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    Remove Cannabis Industry Restrictions and Criminal Records for Ex-Offenders

    rebeccaAs Oakland’s Citywide Elected Councilmember, and an advocate for the taxation and regulation of cannabis, I have been actively involved in Oakland’s nation-leading work for over a decade, to provide safe and responsible cannabis facilities. But there is an issue that is of great importance in our community, as well as to justice and equity more broadly, which is to make sure that there is not racial inequity or injustice in excluding people from this growing economic opportunity.

    Specifically, it is important to remove any impediments for employment to people working to turn their lives around after incarceration. That is why last week I sent a letter to California State Legislators requesting that they include removal of criminal records for ex-offenders and removal of restrictions to the cannabis industry in their regulation policies.

    As many of us know, and as a former staffer to Richard Nixon recently confirmed, the “war on marijuana” has had both the effect, and had the intention, of disproportionately targeting people of color, especially African Americans, for disparate treatment including arrest and incarceration. According to the ACLU’s “The War on Marijuana in Black and White,” between 2001 and 2010, there were over 8 million marijuana arrests in the United States, 88% of which were for possession; and African Americans are 3.73 times more likely to be arrested for marijuana possession than a white person, even though blacks and whites use marijuana at similar rates.

    California’s SB 643 states that California’s licensing authority “may deny the application for licensure or renewal of a state license if any of the following conditions apply: …The applicant or licensee has been convicted of an offense that is substantially related to the qualifications, functions, or duties of the business or profession for which the application is made…includ[ing]…(a) felony conviction for the illegal possession for sale, manufacture, transportation, or cultivation of a controlled substance.”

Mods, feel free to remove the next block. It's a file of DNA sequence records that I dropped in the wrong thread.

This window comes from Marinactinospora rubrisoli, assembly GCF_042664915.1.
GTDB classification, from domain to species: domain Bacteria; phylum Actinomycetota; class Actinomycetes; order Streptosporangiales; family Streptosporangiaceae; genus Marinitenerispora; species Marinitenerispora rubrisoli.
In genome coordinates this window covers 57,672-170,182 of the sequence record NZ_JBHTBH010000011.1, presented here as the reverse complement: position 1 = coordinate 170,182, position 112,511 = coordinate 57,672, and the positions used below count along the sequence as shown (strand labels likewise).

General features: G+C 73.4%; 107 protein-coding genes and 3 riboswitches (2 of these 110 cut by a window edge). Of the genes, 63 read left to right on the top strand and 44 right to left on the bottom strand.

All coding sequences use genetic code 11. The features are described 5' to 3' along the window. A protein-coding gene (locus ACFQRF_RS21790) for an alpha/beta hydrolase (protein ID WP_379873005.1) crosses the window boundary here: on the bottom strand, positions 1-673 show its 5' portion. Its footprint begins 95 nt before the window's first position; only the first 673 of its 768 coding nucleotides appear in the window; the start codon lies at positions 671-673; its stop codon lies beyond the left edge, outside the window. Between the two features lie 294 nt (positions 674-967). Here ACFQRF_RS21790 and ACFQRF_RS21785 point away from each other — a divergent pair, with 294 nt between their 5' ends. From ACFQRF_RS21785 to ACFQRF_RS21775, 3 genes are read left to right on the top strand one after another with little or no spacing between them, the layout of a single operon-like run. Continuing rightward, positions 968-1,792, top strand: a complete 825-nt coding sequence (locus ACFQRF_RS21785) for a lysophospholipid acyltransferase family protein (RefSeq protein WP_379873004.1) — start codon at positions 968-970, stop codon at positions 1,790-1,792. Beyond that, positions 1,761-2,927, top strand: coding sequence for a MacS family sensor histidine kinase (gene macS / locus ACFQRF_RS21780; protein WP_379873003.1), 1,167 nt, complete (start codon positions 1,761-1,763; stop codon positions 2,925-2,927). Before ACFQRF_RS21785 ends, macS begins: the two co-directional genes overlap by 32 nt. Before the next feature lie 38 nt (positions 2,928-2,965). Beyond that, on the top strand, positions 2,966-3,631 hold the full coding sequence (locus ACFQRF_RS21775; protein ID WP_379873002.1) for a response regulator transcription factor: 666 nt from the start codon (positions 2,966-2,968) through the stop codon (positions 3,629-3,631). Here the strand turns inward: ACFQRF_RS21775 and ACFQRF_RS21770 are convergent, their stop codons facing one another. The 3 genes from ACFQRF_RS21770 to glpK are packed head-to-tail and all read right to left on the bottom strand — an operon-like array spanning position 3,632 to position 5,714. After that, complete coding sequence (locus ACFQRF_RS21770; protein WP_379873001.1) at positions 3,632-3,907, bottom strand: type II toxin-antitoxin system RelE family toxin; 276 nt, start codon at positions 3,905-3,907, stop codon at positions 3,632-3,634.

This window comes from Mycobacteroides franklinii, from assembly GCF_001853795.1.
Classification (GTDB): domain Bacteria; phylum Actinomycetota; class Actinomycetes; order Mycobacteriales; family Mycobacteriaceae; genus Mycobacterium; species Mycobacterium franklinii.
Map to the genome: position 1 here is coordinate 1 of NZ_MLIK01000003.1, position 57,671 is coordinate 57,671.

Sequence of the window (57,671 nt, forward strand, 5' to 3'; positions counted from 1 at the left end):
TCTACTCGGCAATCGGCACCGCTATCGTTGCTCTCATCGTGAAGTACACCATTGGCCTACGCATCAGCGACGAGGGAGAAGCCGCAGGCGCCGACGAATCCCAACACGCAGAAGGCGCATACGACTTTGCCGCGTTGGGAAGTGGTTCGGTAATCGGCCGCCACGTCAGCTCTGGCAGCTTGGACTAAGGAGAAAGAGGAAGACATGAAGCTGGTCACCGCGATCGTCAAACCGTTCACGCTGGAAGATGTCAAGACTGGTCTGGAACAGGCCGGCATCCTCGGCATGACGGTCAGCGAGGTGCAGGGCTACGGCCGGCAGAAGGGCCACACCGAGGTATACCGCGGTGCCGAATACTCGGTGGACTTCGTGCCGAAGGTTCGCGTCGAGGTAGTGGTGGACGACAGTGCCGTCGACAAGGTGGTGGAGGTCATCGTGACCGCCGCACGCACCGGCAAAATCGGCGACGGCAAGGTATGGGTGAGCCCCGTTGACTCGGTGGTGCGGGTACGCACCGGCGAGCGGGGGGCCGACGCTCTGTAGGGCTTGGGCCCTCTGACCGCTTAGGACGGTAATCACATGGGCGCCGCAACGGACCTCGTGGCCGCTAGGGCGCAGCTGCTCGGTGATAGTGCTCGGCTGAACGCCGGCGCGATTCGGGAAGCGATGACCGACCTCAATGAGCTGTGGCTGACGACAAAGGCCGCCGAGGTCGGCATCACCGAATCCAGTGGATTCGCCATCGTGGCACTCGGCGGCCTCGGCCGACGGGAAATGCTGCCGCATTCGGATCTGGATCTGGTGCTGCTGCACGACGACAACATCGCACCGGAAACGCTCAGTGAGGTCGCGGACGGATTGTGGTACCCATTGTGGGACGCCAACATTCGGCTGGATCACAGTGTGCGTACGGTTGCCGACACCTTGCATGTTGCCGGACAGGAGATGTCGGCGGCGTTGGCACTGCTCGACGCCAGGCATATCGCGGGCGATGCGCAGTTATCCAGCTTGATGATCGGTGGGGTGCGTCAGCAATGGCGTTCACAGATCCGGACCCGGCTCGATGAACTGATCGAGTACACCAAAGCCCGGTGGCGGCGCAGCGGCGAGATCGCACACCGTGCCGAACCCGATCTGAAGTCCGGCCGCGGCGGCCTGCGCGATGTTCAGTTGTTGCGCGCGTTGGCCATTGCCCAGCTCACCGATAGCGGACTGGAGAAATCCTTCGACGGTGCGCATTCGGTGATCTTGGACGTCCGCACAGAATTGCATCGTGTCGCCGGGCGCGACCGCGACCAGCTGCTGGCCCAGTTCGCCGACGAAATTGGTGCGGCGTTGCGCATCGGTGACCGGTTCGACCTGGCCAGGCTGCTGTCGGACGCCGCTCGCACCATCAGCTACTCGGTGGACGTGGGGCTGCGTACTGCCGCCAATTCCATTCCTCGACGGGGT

It is unfair for people to be excluded from economic opportunities for engaging in conduct that is no longer widely considered illegal—under laws that have been disparately enforced. I therefore urged that the California State Legislature act to: 1) Authorize a system to expunge past arrests and convictions for cannabis-related offenses; and, 2) Remove past convictions as a reason, in itself, to exclude someone from participating in a permitted cannabis business in Medical Marijuana Regulation and Safety Act (MMRSA).

    The City of Oakland has a policy to encourage “ban the box” for employment (not only in the cannabis industry, but generally) to ensure that people who are working to turn their lives around are not denied the opportunity to do so. I urge that MMRSA be changed to remove barriers to opportunity, and that generally, California adopt a system to enable people to have cannabis related conduct expunged from their records.

    Oakland City Councilmember At-Large Rebecca Kaplan was elected in 2008 and was re-elected in 2012. She is working for safe neighborhoods, for local jobs and for a fresh start for Oakland.